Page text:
What will all that money get you? 128GB of onboard storage and a microSD slot to go with it. There's a large touchscreen, and the device runs Android — but it uses version 4.2 Jelly Bean, which came out in 2012. It also supports Bluetooth and NFC. Sony claims the device has 33 hours of battery life when playing FLAC files, and 60 hours when playing MP3s. They appear to be targeting audiophiles — their press release includes phrasing about how pedestrian MP3 encoding will "compromise the purity of the original signal."

Comment: Re:Carriers (Score 1) 312

by v1 (#48711327) Attached to: Ask Slashdot: What Should We Do About the DDoS Problem?

I think we're all in agreement that something needs to be done, but the ethics of disrupting a business's capacity for staying in business is shaky ground.

Imagine... a large car rental place in your city rents out cars on the cheap. They're all identical, impossible to tell apart visually. They have very lax security on them, a basic door lock that's easily broken into without damage, no car alarm.

A criminal gang in the city has started targeting these cars, they're being stolen frequently, used as getaway cars for store robberies and even an occasional bank heist. Security foortage is worthless because all the cars look alike. The thieves apparently have realized if they just dump the cars off where they stole them after they're done without really damaging them, nobody cares. Not the rental place, not the customers. The criminals are impossible to identify or prossicute.

The mayer however is getting pissed off that the rental company is refusing to take any action. The rental co simply does not care, because it's not hurting them or upsetting their customers. Why should they spend money to fix someone else's problem?

What does the mayer do about it? What can he do about it?

This is the botnet problem. So, approach it from that perspective.

The rental co already has a few policies in place. They have monitoring software in the car that is used exclusively to watch for road-rage or dangerous driving. If a customer is driving recklessly and risks damaging the car, they may get a warning from the rental co, or even have their rental remotely disabled for a few days. (copyright DMCA letter anyone?)

So.... since they already have this monitoring system in place, and should already be able to tell when a car is stolen and being used in a robbery.... the mayer forces the rental company to use this information to help curb the problem of their cars being used for public harm.

This is how it would work in any other arena. So why does no one take action against the botnets? Does the rental company's right to run their business like they want to outweigh the serious problem they are facillitating? Of course not.

Comment: Re:Carriers (Score 2) 312

by v1 (#48709437) Attached to: Ask Slashdot: What Should We Do About the DDoS Problem?

It's trivial to cut off service, yes, but if an ISP and upstream providers to cut off all offending networks from access, the internet would pretty much go silent.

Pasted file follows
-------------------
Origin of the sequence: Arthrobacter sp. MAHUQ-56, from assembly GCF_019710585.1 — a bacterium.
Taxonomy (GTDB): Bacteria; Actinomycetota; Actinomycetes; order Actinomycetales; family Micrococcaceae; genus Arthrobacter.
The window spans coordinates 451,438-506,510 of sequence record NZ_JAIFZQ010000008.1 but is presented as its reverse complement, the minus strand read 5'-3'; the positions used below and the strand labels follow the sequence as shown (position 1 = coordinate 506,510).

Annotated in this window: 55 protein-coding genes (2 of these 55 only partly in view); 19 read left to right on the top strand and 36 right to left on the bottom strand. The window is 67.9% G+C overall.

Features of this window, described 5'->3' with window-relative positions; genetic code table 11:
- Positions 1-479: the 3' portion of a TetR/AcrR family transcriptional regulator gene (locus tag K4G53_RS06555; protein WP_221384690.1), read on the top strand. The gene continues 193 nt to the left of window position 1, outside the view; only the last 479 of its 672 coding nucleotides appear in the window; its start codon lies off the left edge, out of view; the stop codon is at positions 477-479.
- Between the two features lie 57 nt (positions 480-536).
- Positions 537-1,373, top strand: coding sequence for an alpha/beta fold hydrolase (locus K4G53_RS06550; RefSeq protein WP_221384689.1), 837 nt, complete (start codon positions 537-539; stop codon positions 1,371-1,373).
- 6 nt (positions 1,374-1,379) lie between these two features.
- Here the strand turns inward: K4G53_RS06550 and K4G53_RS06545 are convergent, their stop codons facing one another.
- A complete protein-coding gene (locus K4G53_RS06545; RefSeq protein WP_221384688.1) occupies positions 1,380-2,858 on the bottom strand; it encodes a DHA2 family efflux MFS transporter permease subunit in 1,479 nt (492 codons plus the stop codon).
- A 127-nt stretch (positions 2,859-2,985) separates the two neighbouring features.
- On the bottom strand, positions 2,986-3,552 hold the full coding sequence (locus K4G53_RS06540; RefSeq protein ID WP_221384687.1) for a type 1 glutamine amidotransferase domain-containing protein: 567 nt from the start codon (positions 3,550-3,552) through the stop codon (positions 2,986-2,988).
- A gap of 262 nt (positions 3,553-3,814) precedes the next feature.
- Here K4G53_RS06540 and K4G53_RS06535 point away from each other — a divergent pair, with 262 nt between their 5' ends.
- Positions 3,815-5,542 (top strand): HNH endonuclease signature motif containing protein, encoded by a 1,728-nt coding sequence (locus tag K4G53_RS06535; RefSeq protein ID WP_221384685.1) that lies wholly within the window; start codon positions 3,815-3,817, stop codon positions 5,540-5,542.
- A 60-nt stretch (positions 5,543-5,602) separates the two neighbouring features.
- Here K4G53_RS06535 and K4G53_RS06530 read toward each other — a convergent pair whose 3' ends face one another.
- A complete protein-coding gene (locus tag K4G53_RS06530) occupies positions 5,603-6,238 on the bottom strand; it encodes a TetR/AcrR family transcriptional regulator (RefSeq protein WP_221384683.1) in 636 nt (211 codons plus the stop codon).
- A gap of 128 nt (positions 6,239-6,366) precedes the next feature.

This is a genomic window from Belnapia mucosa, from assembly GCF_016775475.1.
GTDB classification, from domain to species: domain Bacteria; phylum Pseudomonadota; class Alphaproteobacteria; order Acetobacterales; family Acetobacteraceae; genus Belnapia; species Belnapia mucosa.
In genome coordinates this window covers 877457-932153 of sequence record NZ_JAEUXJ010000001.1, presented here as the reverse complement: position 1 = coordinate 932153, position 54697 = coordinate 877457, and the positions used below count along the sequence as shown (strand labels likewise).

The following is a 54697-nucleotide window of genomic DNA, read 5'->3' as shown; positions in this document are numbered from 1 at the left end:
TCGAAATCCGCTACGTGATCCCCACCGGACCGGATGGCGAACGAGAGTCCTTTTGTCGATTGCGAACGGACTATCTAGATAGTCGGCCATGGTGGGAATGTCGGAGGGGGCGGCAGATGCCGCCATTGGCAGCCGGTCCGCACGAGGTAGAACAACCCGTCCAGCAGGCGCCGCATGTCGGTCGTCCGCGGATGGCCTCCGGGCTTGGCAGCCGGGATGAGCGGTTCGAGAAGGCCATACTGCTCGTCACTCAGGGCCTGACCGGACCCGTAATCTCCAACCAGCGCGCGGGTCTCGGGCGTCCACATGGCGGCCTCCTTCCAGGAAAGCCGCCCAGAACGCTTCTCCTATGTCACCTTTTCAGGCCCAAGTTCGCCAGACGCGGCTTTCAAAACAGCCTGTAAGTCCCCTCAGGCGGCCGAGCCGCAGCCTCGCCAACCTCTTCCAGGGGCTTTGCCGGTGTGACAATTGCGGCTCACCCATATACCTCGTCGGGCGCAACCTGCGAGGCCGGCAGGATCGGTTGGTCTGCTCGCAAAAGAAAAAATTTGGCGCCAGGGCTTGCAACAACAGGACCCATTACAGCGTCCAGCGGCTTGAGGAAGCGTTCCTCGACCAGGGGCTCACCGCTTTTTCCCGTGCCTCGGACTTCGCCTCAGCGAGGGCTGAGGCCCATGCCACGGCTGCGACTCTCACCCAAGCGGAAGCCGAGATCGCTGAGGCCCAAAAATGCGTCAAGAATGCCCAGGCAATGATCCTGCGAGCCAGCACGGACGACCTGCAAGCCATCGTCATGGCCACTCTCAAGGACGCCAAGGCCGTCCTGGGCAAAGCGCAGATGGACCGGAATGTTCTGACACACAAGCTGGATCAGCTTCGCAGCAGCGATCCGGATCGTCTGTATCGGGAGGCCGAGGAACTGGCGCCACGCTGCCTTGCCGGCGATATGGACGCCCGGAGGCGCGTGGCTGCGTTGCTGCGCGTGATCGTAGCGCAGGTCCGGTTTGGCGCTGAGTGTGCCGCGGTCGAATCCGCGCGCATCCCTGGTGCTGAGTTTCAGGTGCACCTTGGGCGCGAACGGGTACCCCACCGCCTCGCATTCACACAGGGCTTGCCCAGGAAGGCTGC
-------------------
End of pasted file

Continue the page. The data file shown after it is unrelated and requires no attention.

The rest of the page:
I think that's exactly why it's necessary. Most ISPs take very little notice of an obviously infected customer's machine, unless of course it's trying to pour its spam through their SMTP server. Then they immediately get their panties in a twist and pull your plug until you clean up your machine.

The difference here of course being who is the victim. You or me? Not gonna bother. US? Red Alert Ban Hammer Time!

So, your upstream pulling (or threatening to pull) your plug is precisely what's needed to motivate those ISPs. Some are lazy. Most are just too cheap to invest in fixing the problem and would rather bank the dollars than spend them to fix "someone else's problem". Make it their problem. Light a fire under their seat and watch them redirect a processes they already have in place, to fix the problem.

Comment: stealth (Score 4, Insightful) 279

by v1 (#48679813) Attached to: Newest Stealth Fighter's Ground Attack Sensors 10 Years Behind Older Jets'

Those "sensor pods" are shaped like external fuel tanks. They've got that rounded and curved shape, to make them aerodynamic. Which is horrible for stealth. The F35 has to pack all its baggage inside the fuselage, with minimal openings.

A huge part of this question then becomes a tradeoff between stealth and features. You have to gve up some stuff if you want to be stealthy. So far, on the F35, most of those drawbacks have been "bought out" by spending a crapton on working around them. Stealt VTOL for example was a major PITA.

Considering the already absurd cost of the avionics electronics developed for the F35, tacaking on a completely new ground sensor package (and finding a place to PUT it inside the airframe) would have raised the cost quite a bit. Those sensor pods have been a work in progres for the last 15 years, the R&D is already mostly done. You can't compare that to a completely new package. (and you thought the rest of the new F35 had bugs and glitches?)

Comment: video demo? (Score 2) 71

by v1 (#48630031) Attached to: Ars Reviews Skype Translator

how can you possibly not link to an a/v demo or review of this, in the thread OR in the review???

I went looking on youtube and found a metric crapton of copies of the MS demo. I don't want to watch the publisher's demo, of course it's going to be flawless. (and quite possibly rigged) They've successfully flooded the actual honest review demos into oblivion on youtube. Anyone got a link to a review with A/V test?

Biotech

Brain Stimulation For Entertainment? 88

Posted by Soulskill
from the volunteer-your-neighbors-as-guinea-pigs dept.
An anonymous reader writes: Transcranial magnetic stimulation has been used for years to diagnose and treat neural disorders such as stroke, Alzheimer's, and depression. Soon the medical technique could be applied to virtual reality and entertainment. Neuroscientist Jeffrey Zacks writes, "it's quite likely that some kind of electromagnetic brain stimulation for entertainment will become practical in the not-too-distant future." Imagine an interactive movie where special effects are enhanced by zapping parts of the brain from outside to make the action more vivid. Before brain stimulation makes it to the masses, however, it has plenty of technical and safety hurdles to overcome.

Top Ten Things Overheard At The ANSI C Draft Committee Meetings: (7) Well, it's an excellent idea, but it would make the compilers too hard to write.